United States District Court, N.D. Illinois, Eastern Division
Joseph Woerner, individually and on behalf of all others similarly situated, Plaintiff,
Bankers Life and Casualty Company, Defendant.
MEMORANDUM OPINION AND ORDER
Honorable Thomas M. Durkin, United States District Judge.
Woerner was an insurance agent for Bankers Life and Casualty
Company. He alleges that his hiring by Bankers Life was part
of a pyramid scheme in which Bankers Life hires more agents
than it needs in order to exact the fees it charges new
agents, and to claw back sales commissions under false
pretenses when surplus agents inevitably leave the company.
Woerner alleges that Bankers Life's conduct constitutes:
a violation of his agency contract (Count I); a violation of
the covenant of good faith and fair dealing under Illinois
law (Count II); and a violation of the Illinois Consumer
Fraud Act (Count III). R. 1-1. Bankers Life has moved to
dismiss for failure to state a claim pursuant to Federal Rule
of Civil Procedure 12(b)(6). R. 16. For the following
reasons, that motion is denied in part and granted in part.
12(b)(6) motion challenges the sufficiency of the
complaint. See, e.g., Hallinan v. Fraternal Order of
Police of Chi. Lodge No. 7, 570 F.3d 811, 820 (7th Cir.
2009). A complaint must provide “a short and plain
statement of the claim showing that the pleader is entitled
to relief, ” Fed.R.Civ.P. 8(a)(2), sufficient to
provide defendant with “fair notice” of the claim
and the basis for it. Bell Atl. Corp. v. Twombly,
550 U.S. 544, 555 (2007). This standard “demands more
than an unadorned, the-defendant-unlawfully-harmed-me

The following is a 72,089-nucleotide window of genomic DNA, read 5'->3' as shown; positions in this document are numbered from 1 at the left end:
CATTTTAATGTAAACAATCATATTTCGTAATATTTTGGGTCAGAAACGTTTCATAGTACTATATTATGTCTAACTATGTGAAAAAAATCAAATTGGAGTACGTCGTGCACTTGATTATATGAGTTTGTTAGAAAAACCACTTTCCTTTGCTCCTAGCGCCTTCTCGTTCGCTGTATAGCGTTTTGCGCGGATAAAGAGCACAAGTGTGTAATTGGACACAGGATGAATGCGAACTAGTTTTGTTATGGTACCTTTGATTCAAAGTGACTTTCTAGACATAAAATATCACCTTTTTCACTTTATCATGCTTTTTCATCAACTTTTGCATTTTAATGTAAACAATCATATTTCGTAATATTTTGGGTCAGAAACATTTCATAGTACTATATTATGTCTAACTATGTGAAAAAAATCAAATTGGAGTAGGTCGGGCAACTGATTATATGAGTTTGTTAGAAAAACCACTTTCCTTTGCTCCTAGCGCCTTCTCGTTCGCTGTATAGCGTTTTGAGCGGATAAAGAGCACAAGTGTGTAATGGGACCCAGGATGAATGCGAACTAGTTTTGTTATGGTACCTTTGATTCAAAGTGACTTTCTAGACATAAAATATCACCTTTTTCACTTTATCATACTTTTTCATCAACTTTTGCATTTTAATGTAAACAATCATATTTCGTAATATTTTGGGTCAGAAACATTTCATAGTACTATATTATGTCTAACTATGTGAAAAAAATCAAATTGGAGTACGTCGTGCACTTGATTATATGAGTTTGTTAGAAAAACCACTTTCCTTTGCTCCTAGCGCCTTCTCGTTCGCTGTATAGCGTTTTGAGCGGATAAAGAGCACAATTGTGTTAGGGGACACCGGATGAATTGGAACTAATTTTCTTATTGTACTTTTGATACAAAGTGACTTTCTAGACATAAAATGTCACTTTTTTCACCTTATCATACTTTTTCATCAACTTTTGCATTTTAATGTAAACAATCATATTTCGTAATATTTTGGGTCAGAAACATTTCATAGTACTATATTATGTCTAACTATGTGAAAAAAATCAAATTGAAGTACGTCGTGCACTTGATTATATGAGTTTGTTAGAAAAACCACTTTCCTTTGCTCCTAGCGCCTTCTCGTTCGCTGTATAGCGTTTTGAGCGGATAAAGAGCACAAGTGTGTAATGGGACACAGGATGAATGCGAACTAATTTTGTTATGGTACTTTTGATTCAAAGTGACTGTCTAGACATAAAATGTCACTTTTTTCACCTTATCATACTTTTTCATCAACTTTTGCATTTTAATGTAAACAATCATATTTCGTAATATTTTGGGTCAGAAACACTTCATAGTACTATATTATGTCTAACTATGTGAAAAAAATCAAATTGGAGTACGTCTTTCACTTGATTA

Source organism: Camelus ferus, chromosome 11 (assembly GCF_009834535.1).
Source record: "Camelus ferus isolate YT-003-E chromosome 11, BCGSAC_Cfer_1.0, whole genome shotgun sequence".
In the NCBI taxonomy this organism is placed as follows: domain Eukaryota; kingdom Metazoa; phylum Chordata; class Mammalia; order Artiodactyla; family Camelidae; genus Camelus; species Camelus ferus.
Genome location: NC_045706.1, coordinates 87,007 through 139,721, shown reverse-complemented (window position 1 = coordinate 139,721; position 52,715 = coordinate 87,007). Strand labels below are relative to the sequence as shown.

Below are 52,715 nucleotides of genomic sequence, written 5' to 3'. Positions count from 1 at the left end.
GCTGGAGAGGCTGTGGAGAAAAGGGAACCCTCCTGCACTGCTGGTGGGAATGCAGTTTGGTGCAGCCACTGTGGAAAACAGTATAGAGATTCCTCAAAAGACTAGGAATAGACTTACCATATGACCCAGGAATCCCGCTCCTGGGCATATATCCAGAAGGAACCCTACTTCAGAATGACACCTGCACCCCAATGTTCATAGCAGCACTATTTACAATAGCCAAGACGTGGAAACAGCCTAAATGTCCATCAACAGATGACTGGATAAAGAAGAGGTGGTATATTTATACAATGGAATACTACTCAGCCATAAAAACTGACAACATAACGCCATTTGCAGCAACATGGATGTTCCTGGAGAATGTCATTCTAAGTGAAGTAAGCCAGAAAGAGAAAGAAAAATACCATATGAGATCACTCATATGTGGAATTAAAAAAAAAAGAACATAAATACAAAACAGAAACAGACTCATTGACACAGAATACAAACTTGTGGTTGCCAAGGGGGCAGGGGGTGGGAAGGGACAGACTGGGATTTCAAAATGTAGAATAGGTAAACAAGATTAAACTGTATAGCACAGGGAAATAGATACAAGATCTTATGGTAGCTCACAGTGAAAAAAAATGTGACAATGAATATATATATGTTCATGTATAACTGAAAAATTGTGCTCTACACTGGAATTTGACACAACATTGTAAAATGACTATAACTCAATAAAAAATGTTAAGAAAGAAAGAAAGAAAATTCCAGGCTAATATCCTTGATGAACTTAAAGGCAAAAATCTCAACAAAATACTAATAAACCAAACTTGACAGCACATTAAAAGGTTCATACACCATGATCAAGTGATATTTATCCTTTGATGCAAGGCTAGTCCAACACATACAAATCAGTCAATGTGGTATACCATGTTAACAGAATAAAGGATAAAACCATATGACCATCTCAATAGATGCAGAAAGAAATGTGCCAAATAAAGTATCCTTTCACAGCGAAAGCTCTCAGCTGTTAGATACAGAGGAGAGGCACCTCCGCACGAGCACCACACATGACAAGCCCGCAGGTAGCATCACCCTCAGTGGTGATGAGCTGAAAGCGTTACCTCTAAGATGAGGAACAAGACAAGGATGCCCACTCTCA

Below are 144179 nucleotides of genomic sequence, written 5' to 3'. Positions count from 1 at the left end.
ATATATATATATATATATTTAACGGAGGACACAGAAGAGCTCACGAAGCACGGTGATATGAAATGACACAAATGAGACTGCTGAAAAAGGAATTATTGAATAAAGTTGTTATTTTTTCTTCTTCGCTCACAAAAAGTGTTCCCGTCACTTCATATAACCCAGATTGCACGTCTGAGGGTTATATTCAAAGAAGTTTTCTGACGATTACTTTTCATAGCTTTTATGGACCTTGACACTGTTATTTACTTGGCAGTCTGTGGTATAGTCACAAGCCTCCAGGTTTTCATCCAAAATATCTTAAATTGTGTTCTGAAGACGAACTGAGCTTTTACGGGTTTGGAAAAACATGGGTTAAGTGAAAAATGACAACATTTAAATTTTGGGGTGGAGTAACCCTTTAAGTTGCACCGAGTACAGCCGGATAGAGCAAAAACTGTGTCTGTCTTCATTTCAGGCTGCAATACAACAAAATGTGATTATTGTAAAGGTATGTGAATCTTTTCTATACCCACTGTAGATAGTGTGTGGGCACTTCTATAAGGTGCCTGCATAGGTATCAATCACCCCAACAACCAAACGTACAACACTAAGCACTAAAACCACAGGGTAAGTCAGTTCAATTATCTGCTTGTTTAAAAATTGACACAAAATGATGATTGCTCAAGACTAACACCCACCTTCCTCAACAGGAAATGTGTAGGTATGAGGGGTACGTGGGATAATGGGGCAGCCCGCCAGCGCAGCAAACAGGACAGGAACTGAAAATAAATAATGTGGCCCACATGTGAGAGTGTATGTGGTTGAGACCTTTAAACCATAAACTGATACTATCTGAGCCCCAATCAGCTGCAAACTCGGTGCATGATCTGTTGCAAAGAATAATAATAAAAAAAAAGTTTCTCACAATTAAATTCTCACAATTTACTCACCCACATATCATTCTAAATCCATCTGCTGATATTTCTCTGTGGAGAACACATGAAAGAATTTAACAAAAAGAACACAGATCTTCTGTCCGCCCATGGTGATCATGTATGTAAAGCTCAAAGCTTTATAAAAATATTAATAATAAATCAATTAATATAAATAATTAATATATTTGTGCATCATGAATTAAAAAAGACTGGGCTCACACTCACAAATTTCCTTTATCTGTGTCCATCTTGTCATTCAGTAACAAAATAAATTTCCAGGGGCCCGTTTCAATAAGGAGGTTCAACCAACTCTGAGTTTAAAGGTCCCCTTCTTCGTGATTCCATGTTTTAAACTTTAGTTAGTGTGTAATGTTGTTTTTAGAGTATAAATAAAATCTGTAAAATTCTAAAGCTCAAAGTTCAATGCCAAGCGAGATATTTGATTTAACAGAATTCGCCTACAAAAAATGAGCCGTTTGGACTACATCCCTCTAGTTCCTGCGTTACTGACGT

accusation.” Ashcroft v. Iqbal, 556 U.S. 662,
678 (2009). While “detailed factual allegations”
are not required, “labels and conclusions, and a
formulaic recitation of the elements of a cause of action
will not do.” Twombly, 550 U.S. at 555. The
complaint must “contain sufficient factual matter,
accepted as true, to ‘state a claim to relief that is
plausible on its face.'” Iqbal, 556 U.S.
at 678 (quoting Twombly, 550 U.S. at 570).
“‘A claim has facial plausibility when the
plaintiff pleads factual content that allows the court to
draw the reasonable inference that the defendant is liable
for the misconduct alleged.'” Mann v.
Vogel, 707 F.3d 872, 877 (7th Cir. 2013) (quoting
Iqbal, 556 U.S. at 678). In applying this standard,
the Court accepts all well-pleaded facts as true and draws
all reasonable inferences in favor of the non-moving party.
Mann, 707 F.3d at 877.
is a resident of Virginia, and Bankers Life is a Delaware
corporation headquartered in Chicago. R. 1-1 at 7
(¶¶ 9-10). In October 2014, Woerner signed a
contract to be an insurance agent for Bankers Life.
Id. at 9 (¶¶ 17). The contract was a
standard form signed by all Bankers Life agents (the
“Agent Contract”). Id. at 4-5 (¶
2), 37-48. The Agent Contract provides that the agent will be
compensated by commissions on policies the agent sells.
Id. at 9-10 (¶ 19), 39 (¶ 9). The Agent
Contract also allows Bankers Life to “reject any
application for insurance submitted by the agent without
specifying the reason therefore, ” id. at 40
(¶ 12), and provides that “[w]henever a premium
has been refunded to an applicant or policyholder, the agent
agrees to immediately return to [Bankers Life] any
commissions received on the amount refunded.”
Id. at 40 (¶ 13). Bankers Life also has
permission to “deduct” any commissions an agent
is obligated to return to Bankers Life from any future
commissions (or other payments Bankers Life may owe to the
agent). Id. at 41 (¶ 14). When Bankers Life
requires an agent to return a commission it is known as a